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Regenerative Therapy - IRAP, PRP, Stem Cell

All of the following therapies are available at Marcotte Veterinary Clinic. However it is important to remember that each case is unique and not all therapies may be appropriate.


By Scott A. Hopper, DVM, MS, Diplomate ACVS


Several advanced scientific therapies for previously untreatable joint disease and equine injuries have been introduced into equine veterinary medicine over the last decade.  Veterinarians use IRAP, PRP and stem cell therapies to manipulate the body’s biological mechanisms to stimulate healing.

IRAP stands for Interluekin-1 Receptor Antagonist Protein. Equine athletes are susceptible to musculoskeletal injuries and osteoarthritis or degenerative joint disease. Osteoarthritis is a common cause of lameness in horses. Clinical signs include lameness, joint swelling and inflammation. These signs are a result of cartilage damage within the joint and inflammation of the joint lining or synovitis. Joint trauma results in the release of inflammatory mediators such as IL-1 and other cytokines. These cytokines including IL-1 can lead to further cartilage damage causing a vicious cycle of cartilage and joint damage which result in joint inflammation and lameness.

IRAP was developed to counteract IL-1 that is produced in the traumatized joint and to slow the progression of osteoarthritis. IRAP works by preventing IL-1 binding to the IL-1 receptors in the joint therefore blocking the damage and inflammation caused by IL-1.

IRAP involves drawing approximately 50 mls of your horse’s blood into a specialized syringe which stimulates the production of the antagonist protein.  The blood is incubated in the syringe for 24 hours.  After incubation the blood is placed in a centrifuge and the plasma which is rich in the antagonist protein is separated from the blood cells in multiple syringes.  IRAP is then injected into the joint once every 7-10 days for 3-5 treatments. Samples are stored in a -80 C freezer until use.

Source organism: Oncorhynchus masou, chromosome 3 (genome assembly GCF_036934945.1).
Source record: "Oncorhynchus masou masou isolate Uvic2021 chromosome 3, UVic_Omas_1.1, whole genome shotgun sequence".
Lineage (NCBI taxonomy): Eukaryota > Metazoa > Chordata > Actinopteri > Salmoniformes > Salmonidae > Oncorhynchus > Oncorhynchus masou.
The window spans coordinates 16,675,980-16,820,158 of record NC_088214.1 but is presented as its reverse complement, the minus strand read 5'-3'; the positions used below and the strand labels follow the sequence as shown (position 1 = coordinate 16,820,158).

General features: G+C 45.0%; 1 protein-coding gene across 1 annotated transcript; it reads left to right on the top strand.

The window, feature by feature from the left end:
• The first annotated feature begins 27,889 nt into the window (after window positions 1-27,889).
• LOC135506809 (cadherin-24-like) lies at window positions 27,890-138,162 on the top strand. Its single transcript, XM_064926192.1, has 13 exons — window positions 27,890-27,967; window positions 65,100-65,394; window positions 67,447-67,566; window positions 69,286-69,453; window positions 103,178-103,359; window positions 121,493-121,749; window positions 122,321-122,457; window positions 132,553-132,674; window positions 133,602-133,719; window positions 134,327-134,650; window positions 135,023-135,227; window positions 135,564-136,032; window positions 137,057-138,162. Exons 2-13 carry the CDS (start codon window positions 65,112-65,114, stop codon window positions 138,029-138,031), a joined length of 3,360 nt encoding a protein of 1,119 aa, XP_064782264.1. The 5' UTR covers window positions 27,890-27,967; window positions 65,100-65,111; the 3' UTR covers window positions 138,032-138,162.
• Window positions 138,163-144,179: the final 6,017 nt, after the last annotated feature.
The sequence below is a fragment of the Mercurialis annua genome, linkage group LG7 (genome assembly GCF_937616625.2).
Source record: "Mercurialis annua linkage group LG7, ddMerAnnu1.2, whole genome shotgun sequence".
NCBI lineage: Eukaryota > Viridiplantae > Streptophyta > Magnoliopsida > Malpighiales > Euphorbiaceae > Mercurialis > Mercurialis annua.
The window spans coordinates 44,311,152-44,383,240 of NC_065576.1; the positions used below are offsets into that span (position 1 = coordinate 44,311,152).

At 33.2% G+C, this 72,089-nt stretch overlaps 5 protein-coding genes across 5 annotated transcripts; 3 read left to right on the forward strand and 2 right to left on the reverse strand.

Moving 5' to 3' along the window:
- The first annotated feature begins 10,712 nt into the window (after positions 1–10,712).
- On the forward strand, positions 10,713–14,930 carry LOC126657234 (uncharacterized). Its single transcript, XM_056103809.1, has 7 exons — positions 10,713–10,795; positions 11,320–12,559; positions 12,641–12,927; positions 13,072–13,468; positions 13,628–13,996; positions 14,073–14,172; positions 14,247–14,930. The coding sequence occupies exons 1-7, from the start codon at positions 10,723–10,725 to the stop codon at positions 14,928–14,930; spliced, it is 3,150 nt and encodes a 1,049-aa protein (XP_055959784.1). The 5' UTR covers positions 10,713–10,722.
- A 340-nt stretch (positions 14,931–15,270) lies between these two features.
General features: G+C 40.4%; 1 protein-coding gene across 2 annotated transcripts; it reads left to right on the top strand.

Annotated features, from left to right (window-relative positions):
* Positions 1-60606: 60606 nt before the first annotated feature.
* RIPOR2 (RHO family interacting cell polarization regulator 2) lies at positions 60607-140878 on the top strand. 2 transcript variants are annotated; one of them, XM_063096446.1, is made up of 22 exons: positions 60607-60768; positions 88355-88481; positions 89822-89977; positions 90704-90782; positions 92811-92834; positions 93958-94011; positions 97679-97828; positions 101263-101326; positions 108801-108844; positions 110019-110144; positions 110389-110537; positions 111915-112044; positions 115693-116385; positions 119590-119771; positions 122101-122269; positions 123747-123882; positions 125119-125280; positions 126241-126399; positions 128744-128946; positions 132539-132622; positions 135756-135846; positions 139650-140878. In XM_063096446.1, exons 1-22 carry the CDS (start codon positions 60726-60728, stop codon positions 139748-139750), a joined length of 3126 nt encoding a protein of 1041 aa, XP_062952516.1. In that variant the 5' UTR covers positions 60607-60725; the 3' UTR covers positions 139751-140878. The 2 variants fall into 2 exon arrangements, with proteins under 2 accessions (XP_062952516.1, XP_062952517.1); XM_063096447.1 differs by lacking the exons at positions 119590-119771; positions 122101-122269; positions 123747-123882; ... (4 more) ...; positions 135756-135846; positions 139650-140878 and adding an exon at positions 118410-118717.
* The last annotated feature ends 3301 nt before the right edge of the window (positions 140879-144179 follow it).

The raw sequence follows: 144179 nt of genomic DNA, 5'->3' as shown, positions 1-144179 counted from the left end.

Platelet Rich Plasma (PRP)

PRP is another product that is derived from your horse’s own blood.  Platelets are loaded with numerous growth factors that are released upon platelet activation. Large amounts of transforming growth factor beta (TGF-?) and platelet derived growth factor and smaller amounts of insulin-like growth (IGF), epidermal growth factor (EGF) and TGF-? are released upon activation. These growth factors and others act synergistically to enhance access of healthy inflammatory cells to the area of tissue injury, formation of new blood vessels (angiogenesis), formation of new connective tissue (fibroplasia) and regeneration of skin (re-epithelialization).


PRP can be obtained in a matter of minutes. PRP has been most commonly used to treat tendon and ligament injuries. The goal of treatment is to accelerate and improve the quality of healing. Recently veterinarians have begun to use PRP intra-articular to treat osteoarthritis.

Stem Cell Therapy

Stem cells are undifferentiated cells that have the ability to replicate and differentiate into a diverse range of cell types. These cell types include tendon, ligament, cartilage, muscle and bone. There are two basic types of stem cells, hematopoetic and mesenchymal. We are primarily concerned with mesenchymal stem cells (MSC) because they appear to have the best potential for regenerative medicine. These MSC are found in bone marrow, fat, umbilical cord blood and tissue, and many other organs throughout the body. The younger or more immature the stem cell, the more potential they may have.  The younger stem cells have an increased ability to heal and regenerate tissue compared to the adult stem cells. 

In equine practice stem cells are commonly derived from bone marrow obtained from the sternum or the tuber coxae. Once the bone marrow has been obtained it is sent to a lab where it is cultured and expanded into millions of stem cells.  The typical dose ranges from 10 to 25 million stem cells per treatment.  The culture and expansion process takes approximately 3-4 weeks.  The stem cells can then be injected into the affected tendon, ligament or joint. 

The second source of stem cells is fat.  Fat derived stem cells only contain 2-4% stem cells unless they are cultured and expanded.  Therefore adipose derived stromal fraction is the more appropriate term used to describe this therapy. 

Research comparing bone marrow derived to fat derived stem cells indicate that bone marrow derived stem cells are superior to fat derived stem cells.

IRAP, PRP and stem cell therapies offer the possibility of successful treatment of previously life-threatening or career-ending injuries.